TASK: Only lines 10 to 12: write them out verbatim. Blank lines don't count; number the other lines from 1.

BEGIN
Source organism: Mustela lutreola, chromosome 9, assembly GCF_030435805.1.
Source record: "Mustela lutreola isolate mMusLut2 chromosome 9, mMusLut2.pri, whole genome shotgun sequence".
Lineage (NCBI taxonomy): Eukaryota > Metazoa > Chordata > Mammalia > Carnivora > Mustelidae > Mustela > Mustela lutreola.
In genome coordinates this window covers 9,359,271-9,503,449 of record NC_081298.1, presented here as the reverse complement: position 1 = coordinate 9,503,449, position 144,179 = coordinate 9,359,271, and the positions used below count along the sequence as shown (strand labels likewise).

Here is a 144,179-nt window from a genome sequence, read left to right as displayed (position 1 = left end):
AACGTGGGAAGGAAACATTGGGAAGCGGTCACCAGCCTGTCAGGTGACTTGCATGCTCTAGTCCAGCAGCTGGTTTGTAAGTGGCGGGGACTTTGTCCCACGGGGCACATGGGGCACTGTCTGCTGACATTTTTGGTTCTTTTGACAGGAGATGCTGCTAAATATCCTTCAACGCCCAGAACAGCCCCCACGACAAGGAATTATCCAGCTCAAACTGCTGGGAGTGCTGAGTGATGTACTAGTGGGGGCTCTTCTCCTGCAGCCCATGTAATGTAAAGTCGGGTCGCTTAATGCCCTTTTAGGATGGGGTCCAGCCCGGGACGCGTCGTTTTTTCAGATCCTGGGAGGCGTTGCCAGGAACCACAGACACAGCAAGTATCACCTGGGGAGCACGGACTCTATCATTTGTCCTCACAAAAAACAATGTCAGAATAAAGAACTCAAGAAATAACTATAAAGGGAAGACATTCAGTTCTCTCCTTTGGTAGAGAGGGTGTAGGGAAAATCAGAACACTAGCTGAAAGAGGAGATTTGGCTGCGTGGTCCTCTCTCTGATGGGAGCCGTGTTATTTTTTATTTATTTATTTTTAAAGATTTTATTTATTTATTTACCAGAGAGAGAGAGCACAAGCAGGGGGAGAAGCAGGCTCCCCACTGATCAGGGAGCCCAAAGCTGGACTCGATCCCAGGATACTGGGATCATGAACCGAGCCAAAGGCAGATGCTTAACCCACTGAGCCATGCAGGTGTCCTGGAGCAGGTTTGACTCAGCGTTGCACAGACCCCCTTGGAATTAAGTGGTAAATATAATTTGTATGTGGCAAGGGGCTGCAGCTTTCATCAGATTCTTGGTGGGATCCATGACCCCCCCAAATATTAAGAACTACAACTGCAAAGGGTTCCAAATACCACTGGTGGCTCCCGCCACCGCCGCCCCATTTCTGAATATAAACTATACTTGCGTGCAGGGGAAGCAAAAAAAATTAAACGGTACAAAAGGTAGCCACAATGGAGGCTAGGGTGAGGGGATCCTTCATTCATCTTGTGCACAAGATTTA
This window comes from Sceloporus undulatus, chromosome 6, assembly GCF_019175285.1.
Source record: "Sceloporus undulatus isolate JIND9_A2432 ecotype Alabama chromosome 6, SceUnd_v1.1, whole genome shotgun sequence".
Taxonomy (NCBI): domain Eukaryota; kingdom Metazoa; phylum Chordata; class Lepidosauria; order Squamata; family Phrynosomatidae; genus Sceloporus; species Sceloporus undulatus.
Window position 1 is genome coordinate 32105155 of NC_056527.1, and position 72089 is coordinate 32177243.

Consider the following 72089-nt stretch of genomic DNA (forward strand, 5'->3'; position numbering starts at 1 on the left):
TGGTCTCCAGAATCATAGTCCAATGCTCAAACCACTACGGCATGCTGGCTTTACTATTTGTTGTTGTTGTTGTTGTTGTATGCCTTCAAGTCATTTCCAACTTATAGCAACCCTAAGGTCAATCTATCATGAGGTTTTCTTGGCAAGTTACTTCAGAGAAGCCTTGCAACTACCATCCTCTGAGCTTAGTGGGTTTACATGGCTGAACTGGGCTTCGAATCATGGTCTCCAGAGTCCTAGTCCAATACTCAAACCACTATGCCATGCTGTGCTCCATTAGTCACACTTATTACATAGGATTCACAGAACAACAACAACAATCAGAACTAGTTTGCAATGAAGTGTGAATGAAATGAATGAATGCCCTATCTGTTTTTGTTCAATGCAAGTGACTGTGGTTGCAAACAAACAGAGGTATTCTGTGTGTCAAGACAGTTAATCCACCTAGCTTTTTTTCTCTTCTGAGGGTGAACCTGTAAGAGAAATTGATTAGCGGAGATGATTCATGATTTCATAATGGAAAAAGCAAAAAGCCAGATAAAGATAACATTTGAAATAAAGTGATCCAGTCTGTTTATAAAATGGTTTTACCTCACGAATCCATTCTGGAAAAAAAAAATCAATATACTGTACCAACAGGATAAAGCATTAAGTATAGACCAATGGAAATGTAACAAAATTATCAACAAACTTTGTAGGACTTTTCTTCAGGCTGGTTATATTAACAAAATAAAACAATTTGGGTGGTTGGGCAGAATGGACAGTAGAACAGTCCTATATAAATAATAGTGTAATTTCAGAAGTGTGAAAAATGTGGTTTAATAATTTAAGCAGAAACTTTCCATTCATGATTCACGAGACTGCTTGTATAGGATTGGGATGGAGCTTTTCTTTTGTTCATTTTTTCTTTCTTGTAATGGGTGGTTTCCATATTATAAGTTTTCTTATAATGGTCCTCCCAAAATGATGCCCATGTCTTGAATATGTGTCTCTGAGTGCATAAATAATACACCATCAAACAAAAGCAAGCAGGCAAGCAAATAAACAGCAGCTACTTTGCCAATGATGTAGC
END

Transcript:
Window position 1 is genome coordinate 32105155 of NC_056527.1, and position 72089 is coordinate 32177243.

Consider the following 72089-nt stretch of genomic DNA (forward strand, 5'->3'; position numbering starts at 1 on the left):
TGGTCTCCAGAATCATAGTCCAATGCTCAAACCACTACGGCATGCTGGCTTTACTATTTGTTGTTGTTGTTGTTGTTGTATGCCTTCAAGTCATTTCCAACTTATAGCAACCCTAAGGTCAATCTATCATGAGGTTTTCTTGGCAAGTTACTTCAGAGAAGCCTTGCAACTACCATCCTCTGAGCTTAGTGGGTTTACATGGCTGAACTGGGCTTCGAATCATGGTCTCCAGAGTCCTAGTCCAATACTCAAACCACTATGCCATGCTGTGCTCCATTAGTCACACTTATTACATAGGATTCACAGAACAACAACAACAATCAGAACTAGTTTGCAATGAAGTGTGAATGAAATGAATGAATGCCCTATCTGTTTTTGTTCAATGCAAGTGACTGTGGTTGCAAACAAACAGAGGTATTCTGTGTGTCAAGACAGTTAATCCACCTAGCTTTTTTTCTCTTCTGAGGGTGAACCTGTAAGAGAAATTGATTAGCGGAGATGATTCATGATTTCATAATGGAAAAAGCAAAAAGCCAGATAAAGATAACATTTGAAATAAAGTGATCCAGTCTGTTTATAAAATGGTTTTACCTCACGAATCCATTCTGGAAAAAAAAAATCAATATACTGTACCAACAGGATAAAGCATTAAGTATAGACCAATGGAAATGTAACAAAATTATCAACAAACTTTGTAGGACTTTTCTTCAGGCTGGTTATATTAACAAAATAAAACAATTTGGGTGGTTGGGCAGAATGGACAGTAGAACAGTCCTATATAAATAATAGTGTAATTTCAGAAGTGTGAAAAATGTGGTTTAATAATTTAAGCAGAAACTTTCCATTCATGATTCACGAGACTGCTTGTATAGGATTGGGATGGAGCTTTTCTTTTGTTCATTTTTTCTTTCTTGTAATGGGTGGTTTCCATATTATAAGTTTTCTTATAATGGTCCTCCCAAAATGATGCCCATGTCTTGAATATGTGTCTCTGAGTGCATAAATAATACACCATCAAACAAAAGCAAGCAGGCAAGCAAATAAACAGCAGCTACTTTGCCAATGATGTAGC